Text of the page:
The NCAA said officials erred Saturday night by not calling basket interference and goaltending on a Gonzaga player late in the top-seeded Bulldogs' 79-73 second-round NCAA tournament victory over No. 8 seed Northwestern in Salt Lake City.
The Wildcats had trimmed a 22-point deficit to five and had the ball when Gonzaga 7-footer Zach Collins reached up through the basket to reject Dererk Pardon's shot with 4:54 left in the game. There was no call, and Northwestern coach Chris Collins, jawing with the officials all day, ran onto the court, charged toward the referee and was slapped with a technical foul.
Nigel Williams-Goss made both free throws, and Northwestern -- in the NCAA tournament for the first time in program history -- never got closer.
"I mean, it would have been a three-point game," Chris Collins said. "We had all the momentum. The guy puts his hand through the rim. It's a very easy call, in my opinion. But it's an honest mistake. Referees are human beings. They're here for a reason -- because they're outstanding officials. They made the calls. We have to live with them.
"I just believe in my heart if we score there that I think we cut it to three, and there was still four minutes to go, but there was just so much momentum. And look, there's a lot of basketball to be played, but I do believe in my heart that if that's called correctly, we would've had a great chance to win."
Shortly after the game, the NCAA issued a statement saying officials missed the violation under Rule 9, Section 15 of its men's basketball rules book.
"Article 2.a.3 states that basket interference occurs when a player reaches through the basket from below and touches the ball before it enters the cylinder," the NCAA said in the statement. "Replays showed that the Gonzaga defender violated this rule, which should have resulted in a scored basket by Northwestern."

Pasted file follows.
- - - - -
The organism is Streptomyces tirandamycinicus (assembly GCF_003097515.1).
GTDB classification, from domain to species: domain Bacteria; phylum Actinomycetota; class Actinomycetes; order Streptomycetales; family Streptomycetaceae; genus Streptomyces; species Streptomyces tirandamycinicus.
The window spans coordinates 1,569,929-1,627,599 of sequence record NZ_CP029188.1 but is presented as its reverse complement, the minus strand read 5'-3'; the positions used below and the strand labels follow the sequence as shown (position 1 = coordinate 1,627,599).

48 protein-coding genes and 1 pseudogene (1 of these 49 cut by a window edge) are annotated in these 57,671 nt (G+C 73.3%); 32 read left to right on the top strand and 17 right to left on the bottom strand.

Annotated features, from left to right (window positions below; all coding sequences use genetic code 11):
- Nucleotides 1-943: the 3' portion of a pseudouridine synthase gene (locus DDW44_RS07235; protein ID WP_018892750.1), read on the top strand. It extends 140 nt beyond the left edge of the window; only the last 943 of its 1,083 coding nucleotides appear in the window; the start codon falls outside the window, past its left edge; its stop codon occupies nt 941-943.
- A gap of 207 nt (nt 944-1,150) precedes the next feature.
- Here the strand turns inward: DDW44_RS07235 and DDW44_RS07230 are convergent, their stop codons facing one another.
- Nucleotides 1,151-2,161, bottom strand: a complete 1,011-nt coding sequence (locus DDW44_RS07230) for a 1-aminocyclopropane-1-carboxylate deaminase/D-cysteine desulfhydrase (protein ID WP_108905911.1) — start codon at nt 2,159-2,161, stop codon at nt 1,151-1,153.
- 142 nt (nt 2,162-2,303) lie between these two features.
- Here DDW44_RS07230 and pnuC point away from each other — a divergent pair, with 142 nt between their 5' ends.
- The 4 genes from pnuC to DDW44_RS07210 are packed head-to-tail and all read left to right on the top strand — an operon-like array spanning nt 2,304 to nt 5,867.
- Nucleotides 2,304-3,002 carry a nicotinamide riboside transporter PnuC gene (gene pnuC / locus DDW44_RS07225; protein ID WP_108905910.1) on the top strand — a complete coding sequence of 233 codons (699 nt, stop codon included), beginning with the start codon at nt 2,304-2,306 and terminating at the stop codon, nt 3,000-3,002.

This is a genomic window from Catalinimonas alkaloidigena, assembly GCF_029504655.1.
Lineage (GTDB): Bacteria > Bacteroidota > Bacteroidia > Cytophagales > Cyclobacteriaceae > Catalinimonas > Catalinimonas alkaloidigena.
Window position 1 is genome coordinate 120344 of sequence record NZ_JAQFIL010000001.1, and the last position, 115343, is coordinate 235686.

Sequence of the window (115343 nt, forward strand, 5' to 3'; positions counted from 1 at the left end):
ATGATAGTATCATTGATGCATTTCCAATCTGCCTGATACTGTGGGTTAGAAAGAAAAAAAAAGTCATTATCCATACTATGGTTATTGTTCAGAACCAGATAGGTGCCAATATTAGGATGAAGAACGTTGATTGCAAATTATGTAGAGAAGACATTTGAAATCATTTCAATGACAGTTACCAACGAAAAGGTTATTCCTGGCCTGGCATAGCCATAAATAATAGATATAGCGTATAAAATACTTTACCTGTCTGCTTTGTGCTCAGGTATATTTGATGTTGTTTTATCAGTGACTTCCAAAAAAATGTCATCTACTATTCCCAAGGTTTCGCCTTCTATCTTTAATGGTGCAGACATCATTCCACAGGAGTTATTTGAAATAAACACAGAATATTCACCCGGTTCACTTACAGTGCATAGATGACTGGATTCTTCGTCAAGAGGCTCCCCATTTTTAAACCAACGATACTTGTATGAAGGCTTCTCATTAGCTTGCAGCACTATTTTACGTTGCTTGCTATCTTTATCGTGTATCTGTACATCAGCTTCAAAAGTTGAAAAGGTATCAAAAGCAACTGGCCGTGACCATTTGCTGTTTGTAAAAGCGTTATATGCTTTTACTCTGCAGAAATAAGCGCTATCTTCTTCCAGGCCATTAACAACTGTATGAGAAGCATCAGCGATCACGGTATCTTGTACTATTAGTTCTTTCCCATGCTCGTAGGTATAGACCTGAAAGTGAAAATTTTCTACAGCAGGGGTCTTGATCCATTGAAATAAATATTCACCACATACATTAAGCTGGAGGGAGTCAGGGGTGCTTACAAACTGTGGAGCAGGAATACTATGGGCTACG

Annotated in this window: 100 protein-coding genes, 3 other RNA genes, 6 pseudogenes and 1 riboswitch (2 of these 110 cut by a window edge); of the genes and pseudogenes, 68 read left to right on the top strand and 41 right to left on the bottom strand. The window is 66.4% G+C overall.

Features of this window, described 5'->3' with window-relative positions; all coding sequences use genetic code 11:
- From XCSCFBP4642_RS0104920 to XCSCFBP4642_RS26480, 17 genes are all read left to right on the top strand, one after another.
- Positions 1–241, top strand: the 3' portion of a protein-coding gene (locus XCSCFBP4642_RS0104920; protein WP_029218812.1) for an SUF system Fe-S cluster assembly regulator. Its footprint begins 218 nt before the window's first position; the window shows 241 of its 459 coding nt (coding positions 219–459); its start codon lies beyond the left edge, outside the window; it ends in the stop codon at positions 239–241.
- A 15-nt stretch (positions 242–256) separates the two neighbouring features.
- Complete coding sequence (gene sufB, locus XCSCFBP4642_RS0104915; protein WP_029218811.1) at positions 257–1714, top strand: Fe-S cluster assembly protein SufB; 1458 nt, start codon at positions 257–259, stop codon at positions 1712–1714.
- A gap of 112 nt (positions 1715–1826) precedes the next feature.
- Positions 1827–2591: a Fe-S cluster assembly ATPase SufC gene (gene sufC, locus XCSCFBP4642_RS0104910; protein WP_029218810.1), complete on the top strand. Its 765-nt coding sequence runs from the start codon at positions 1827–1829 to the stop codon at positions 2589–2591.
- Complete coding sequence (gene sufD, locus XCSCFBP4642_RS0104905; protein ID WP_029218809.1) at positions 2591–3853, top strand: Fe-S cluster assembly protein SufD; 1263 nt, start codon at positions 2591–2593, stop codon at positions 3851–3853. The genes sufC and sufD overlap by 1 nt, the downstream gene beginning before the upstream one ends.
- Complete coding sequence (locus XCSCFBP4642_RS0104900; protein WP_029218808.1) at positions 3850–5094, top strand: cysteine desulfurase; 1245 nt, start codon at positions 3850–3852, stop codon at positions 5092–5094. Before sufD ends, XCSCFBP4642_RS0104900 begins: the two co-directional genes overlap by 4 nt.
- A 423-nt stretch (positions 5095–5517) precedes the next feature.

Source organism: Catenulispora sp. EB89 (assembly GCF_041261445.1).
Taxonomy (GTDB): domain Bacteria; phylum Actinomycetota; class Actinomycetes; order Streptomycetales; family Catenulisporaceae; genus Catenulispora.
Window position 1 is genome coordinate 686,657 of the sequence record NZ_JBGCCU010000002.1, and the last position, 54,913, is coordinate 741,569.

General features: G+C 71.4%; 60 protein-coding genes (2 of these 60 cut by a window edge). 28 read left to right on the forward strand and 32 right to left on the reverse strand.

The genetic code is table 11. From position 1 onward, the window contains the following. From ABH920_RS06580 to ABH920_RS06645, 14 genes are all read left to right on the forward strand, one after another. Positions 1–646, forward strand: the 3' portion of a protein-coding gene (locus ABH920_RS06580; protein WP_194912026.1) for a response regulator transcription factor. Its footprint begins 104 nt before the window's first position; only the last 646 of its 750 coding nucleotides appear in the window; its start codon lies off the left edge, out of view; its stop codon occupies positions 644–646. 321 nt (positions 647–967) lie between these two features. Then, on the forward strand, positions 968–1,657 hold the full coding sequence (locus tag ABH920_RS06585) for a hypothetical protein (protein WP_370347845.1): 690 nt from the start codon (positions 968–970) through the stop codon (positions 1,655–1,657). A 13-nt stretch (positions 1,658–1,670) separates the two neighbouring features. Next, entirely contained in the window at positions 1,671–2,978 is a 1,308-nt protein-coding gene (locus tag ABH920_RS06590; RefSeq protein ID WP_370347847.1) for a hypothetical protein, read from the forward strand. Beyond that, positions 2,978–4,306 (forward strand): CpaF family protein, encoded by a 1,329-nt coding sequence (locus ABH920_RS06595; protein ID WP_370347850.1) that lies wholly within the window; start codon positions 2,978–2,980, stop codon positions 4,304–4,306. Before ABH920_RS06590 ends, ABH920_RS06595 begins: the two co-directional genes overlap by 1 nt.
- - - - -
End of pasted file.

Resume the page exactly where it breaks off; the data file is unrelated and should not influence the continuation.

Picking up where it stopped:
Collins, tongue in cheek, said of the statement: "I appreciate the apology. It makes me feel great."
The NCAA's postgame statement also said Collins was hit with the technical for violating "bench decorum'' rules by stepping onto the court with the ball in play.
"If I see a guy from another team put his hand through the rim and blocks a shot going through the basket, I'm going to react to it if the play isn't called," he said. "I'm a human being, too. I think all of you would. A guy puts his hand through the rim and blocks the shot. To me, that's a goaltend."
After the game, Zach Collins said it was still unclear to him what exactly happened.
"I thought I blocked the shot, and they thought it was a foul,'' he said. "We weren't really worried about [that]. I honestly can't really remember.''
Zags coach Mark Few wasn't pinning the win on that single turn of events. But he more than understood the emotion of the moment.
"You guys feel it and see it when it comes to these games,'' he said. "You lose, your season's over. You win, in Northwestern's case, it's probably the best thing they've done in the history of the school. You react spontaneously, and stuff happens.''
Information from ESPN's Chantel Jennings and Michele Steele and The Associated Press was used in this report.